I won’t go into complete detail here as I intend on writing an entire piece about the exhibit on my new female-friendly watch blog called WhatsOnHerWrist.com (coming soon to a browser near you!) but I will say that it was well worth the price of admission as was the cost of the book I purchased to accompany it. If you’re in the city or plan on being so in the near future, I recommend checking it out, but you have to go soon, because it’s over on March 27th.
So… that leads me to the final leg of this trip, which we will officially dub, “The 10K Club Gathering.”
There was a crew of us who didn’t officially have seats (yet) for the 24K Club’s annual dinner and gala at the Waldorf Astoria, but we had been invited to several of the pre-parties being held in some of the suites up on the 4th floor, so we donned our gowns and tuxes, threw on our jewels and watches, and gathered at Bull & Bear to do our socializing and networking. I had invited along watch journalist Syl Tang, who writes for The Futurist and The Financial Times, because I was leaving the next day for home and had yet to meet her in person. Joining us were Smithee, Moskal, O’Connor, Cleo, Kendra, Barry with Jade Trau, Magen, Aly, and… wait for it… THAT KID FROM RITANI!! In fact, I believe it was he who came up with name for our little “island of misfit toys” group of nomads, which wound up being our running joke for the evening. Should we be the 10K Club? Or the 24 Carrot Club? Or the 42K Club? Needless to say every option turned into a hashtag.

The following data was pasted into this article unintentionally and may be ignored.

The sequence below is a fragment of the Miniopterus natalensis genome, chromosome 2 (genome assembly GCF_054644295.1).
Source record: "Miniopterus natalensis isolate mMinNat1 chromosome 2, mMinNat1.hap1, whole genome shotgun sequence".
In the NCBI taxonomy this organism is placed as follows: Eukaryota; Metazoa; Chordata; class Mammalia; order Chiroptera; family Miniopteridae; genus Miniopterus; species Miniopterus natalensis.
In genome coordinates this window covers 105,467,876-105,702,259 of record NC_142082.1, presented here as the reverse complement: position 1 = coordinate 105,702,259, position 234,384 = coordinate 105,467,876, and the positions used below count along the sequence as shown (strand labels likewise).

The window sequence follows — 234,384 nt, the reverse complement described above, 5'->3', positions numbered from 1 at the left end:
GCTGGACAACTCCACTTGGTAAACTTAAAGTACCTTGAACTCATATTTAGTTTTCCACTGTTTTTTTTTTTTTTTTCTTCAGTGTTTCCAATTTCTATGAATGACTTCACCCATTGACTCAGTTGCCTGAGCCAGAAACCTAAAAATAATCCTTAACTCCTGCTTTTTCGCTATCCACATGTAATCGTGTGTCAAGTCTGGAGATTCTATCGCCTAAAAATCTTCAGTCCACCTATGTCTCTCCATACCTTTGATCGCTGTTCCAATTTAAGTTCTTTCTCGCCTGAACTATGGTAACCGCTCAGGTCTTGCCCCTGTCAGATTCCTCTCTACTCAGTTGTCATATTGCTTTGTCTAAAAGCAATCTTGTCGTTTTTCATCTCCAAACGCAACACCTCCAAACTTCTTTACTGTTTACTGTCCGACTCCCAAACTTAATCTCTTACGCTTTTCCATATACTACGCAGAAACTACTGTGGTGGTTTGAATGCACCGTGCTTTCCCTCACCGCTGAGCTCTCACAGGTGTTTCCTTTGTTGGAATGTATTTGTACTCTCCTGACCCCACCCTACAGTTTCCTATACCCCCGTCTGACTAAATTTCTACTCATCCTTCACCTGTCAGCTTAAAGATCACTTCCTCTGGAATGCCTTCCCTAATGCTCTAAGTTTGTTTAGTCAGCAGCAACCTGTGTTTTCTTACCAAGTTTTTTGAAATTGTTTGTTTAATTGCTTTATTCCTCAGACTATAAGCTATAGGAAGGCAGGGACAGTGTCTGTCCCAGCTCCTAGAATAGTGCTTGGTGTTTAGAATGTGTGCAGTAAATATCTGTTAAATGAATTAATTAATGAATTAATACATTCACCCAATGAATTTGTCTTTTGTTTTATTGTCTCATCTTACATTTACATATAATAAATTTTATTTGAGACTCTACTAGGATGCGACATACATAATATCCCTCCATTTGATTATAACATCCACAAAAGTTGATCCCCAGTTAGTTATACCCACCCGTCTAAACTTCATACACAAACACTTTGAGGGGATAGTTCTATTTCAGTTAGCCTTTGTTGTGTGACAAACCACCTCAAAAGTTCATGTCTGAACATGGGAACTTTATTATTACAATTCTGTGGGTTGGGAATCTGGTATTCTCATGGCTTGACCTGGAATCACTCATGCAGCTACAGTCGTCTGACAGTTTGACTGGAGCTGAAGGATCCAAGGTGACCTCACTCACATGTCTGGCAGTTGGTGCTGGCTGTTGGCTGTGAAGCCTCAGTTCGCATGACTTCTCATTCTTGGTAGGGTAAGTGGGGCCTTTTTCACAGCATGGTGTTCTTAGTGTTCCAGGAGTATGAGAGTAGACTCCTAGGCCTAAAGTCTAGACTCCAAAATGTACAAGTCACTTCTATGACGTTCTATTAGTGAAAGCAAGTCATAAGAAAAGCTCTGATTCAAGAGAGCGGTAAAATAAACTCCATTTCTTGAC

I wore a gold Ralph Lauren Evening dress with a gorgeous golden South Sea pearl necklace and matching earrings by Eli Jewels, on loan to me from Mednikow Jewelers. To say the piece was a statement necklace would almost be an understatement. It was a stunning adornment combining the natural wonder of South Sea pearls with the craftsmanship of talented jewelers and topped off with several carats in bright white diamonds. I felt glorious in it, which is what I was supposed to feel in something of that caliber, and I was sad to have to give it back at the end of the night.
The evening went as perfectly as I could have asked for, and while several people texted me to say that there were no-shows at their table and that I should come up and join them, I decided I liked hanging with our crew, and opted for my spot at the bar instead. Although, I did head up to catch a song or two from Aretha Franklin when beckoned enough times by 24K members. (Oh and hey, just want to send a quick shout out to John Carter and Mary Moses-Kinney for the lovely meal picture they sent me. You guys are rad.)
Before the night was over I did some dancing, some Periscoping, and a little more Prosecco consuming. It was somewhat bittersweet there at the end for a variety of reasons, with the main reason being that New York represents so much in my life; good, bad, and otherwise.
As I watched the mist trickle down from the back seat of my cab, I recalled the many moments that I had just written about here. I recalled them, thought fondly of them, sighed deeply about them, and smiled. And that – that one act alone –is what will keep me coming back year after year after year.
New York, I love you. And I thank you for all that you are and all that you remain to be to me.
“Perhaps you’re smiling now/Smiling through this darkness/But all I had to give was the guilt for dreaming”
“We should be on by now [x5]/La, la, la, la, la, la, la, la [repeat]”